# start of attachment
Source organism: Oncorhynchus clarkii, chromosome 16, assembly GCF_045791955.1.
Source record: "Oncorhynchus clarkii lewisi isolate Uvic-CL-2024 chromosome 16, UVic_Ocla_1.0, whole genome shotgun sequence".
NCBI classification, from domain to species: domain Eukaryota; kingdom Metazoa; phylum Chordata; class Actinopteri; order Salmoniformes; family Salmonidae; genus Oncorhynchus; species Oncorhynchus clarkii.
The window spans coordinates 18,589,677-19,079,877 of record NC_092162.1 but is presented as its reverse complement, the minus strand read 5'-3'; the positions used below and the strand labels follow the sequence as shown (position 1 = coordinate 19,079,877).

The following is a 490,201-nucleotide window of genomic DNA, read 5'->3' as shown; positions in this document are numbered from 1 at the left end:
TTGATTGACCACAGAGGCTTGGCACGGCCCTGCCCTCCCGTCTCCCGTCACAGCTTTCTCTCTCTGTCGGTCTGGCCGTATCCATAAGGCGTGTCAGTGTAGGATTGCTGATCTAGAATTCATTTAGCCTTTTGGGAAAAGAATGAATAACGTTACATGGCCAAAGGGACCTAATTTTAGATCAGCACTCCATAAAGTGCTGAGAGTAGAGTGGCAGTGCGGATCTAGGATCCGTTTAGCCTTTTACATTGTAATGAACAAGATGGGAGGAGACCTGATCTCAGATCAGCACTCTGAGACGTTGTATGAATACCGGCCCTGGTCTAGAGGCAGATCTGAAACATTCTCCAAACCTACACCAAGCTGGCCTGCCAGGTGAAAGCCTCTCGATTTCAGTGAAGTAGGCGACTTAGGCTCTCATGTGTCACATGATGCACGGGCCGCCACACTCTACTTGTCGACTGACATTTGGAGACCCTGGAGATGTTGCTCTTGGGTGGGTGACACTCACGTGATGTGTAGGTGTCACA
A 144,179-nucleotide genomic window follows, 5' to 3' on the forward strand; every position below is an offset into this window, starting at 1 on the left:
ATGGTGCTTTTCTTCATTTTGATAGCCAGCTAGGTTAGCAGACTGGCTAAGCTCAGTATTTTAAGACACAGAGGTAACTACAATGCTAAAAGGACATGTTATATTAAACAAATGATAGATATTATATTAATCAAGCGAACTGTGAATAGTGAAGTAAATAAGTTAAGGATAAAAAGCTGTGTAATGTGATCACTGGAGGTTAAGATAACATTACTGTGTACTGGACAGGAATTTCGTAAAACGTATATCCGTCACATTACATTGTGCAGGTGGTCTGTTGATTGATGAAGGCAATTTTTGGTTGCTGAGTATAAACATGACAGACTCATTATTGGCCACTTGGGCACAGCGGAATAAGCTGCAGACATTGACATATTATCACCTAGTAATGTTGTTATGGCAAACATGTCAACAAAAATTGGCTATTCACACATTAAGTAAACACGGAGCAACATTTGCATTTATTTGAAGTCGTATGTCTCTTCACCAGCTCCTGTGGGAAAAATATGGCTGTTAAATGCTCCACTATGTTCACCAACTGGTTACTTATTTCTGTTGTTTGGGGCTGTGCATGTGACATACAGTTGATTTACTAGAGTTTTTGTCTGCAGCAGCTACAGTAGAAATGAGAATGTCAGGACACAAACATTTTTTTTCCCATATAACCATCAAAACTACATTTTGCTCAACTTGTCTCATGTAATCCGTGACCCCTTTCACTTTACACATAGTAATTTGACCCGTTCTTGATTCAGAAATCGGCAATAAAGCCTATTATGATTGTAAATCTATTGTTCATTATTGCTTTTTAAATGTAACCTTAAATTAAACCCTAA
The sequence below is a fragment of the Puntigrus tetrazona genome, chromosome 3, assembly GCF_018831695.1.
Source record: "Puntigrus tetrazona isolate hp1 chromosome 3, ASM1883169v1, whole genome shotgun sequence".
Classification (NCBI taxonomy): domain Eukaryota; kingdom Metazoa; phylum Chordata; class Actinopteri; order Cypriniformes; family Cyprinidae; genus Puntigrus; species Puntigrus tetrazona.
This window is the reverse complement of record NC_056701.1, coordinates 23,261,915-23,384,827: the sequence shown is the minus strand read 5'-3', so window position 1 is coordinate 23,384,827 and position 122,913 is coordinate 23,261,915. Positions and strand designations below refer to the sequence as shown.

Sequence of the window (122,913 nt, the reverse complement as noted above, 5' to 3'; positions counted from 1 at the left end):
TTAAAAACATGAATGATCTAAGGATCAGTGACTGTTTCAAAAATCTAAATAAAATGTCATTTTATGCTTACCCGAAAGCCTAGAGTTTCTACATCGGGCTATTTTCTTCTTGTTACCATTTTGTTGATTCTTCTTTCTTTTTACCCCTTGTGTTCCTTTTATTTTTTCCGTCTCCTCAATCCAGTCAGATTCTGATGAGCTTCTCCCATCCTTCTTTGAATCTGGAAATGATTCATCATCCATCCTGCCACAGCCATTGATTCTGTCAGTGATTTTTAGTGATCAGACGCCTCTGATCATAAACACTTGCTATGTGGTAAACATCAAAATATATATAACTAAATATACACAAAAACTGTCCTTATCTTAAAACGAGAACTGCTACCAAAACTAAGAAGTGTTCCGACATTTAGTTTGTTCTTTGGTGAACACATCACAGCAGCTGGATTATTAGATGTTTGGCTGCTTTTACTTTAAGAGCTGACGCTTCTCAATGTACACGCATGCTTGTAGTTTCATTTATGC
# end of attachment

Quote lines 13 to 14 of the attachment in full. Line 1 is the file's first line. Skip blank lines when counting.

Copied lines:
Sequence of the window (122,913 nt, the reverse complement as noted above, 5' to 3'; positions counted from 1 at the left end):
TTAAAAACATGAATGATCTAAGGATCAGTGACTGTTTCAAAAATCTAAATAAAATGTCATTTTATGCTTACCCGAAAGCCTAGAGTTTCTACATCGGGCTATTTTCTTCTTGTTACCATTTTGTTGATTCTTCTTTCTTTTTACCCCTTGTGTTCCTTTTATTTTTTCCGTCTCCTCAATCCAGTCAGATTCTGATGAGCTTCTCCCATCCTTCTTTGAATCTGGAAATGATTCATCATCCATCCTGCCACAGCCATTGATTCTGTCAGTGATTTTTAGTGATCAGACGCCTCTGATCATAAACACTTGCTATGTGGTAAACATCAAAATATATATAACTAAATATACACAAAAACTGTCCTTATCTTAAAACGAGAACTGCTACCAAAACTAAGAAGTGTTCCGACATTTAGTTTGTTCTTTGGTGAACACATCACAGCAGCTGGATTATTAGATGTTTGGCTGCTTTTACTTTAAGAGCTGACGCTTCTCAATGTACACGCATGCTTGTAGTTTCATTTATGC